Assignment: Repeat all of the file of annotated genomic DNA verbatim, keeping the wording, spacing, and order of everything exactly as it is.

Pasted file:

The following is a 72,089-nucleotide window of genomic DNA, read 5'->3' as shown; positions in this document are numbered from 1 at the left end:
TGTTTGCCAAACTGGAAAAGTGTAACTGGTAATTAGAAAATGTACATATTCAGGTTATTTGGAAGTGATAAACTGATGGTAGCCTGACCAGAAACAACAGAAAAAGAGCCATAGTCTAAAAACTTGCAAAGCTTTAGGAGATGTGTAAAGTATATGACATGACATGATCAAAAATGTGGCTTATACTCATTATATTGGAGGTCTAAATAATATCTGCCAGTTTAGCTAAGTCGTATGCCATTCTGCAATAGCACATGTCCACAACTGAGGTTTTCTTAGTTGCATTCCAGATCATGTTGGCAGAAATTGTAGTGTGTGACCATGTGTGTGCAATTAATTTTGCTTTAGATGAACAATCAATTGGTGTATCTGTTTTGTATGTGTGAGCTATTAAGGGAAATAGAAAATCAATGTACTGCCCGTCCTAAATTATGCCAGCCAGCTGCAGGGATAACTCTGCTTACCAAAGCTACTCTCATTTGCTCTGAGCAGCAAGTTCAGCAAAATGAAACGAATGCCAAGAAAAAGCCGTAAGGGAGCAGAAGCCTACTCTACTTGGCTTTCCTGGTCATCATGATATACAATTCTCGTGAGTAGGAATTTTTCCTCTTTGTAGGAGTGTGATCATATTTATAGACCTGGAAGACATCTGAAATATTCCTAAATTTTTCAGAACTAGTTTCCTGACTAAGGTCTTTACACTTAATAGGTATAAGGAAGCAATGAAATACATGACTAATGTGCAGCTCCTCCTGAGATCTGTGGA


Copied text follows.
The following is a 72,089-nucleotide window of genomic DNA, read 5'->3' as shown; positions in this document are numbered from 1 at the left end:
TGTTTGCCAAACTGGAAAAGTGTAACTGGTAATTAGAAAATGTACATATTCAGGTTATTTGGAAGTGATAAACTGATGGTAGCCTGACCAGAAACAACAGAAAAAGAGCCATAGTCTAAAAACTTGCAAAGCTTTAGGAGATGTGTAAAGTATATGACATGACATGATCAAAAATGTGGCTTATACTCATTATATTGGAGGTCTAAATAATATCTGCCAGTTTAGCTAAGTCGTATGCCATTCTGCAATAGCACATGTCCACAACTGAGGTTTTCTTAGTTGCATTCCAGATCATGTTGGCAGAAATTGTAGTGTGTGACCATGTGTGTGCAATTAATTTTGCTTTAGATGAACAATCAATTGGTGTATCTGTTTTGTATGTGTGAGCTATTAAGGGAAATAGAAAATCAATGTACTGCCCGTCCTAAATTATGCCAGCCAGCTGCAGGGATAACTCTGCTTACCAAAGCTACTCTCATTTGCTCTGAGCAGCAAGTTCAGCAAAATGAAACGAATGCCAAGAAAAAGCCGTAAGGGAGCAGAAGCCTACTCTACTTGGCTTTCCTGGTCATCATGATATACAATTCTCGTGAGTAGGAATTTTTCCTCTTTGTAGGAGTGTGATCATATTTATAGACCTGGAAGACATCTGAAATATTCCTAAATTTTTCAGAACTAGTTTCCTGACTAAGGTCTTTACACTTAATAGGTATAAGGAAGCAATGAAATACATGACTAATGTGCAGCTCCTCCTGAGATCTGTGGA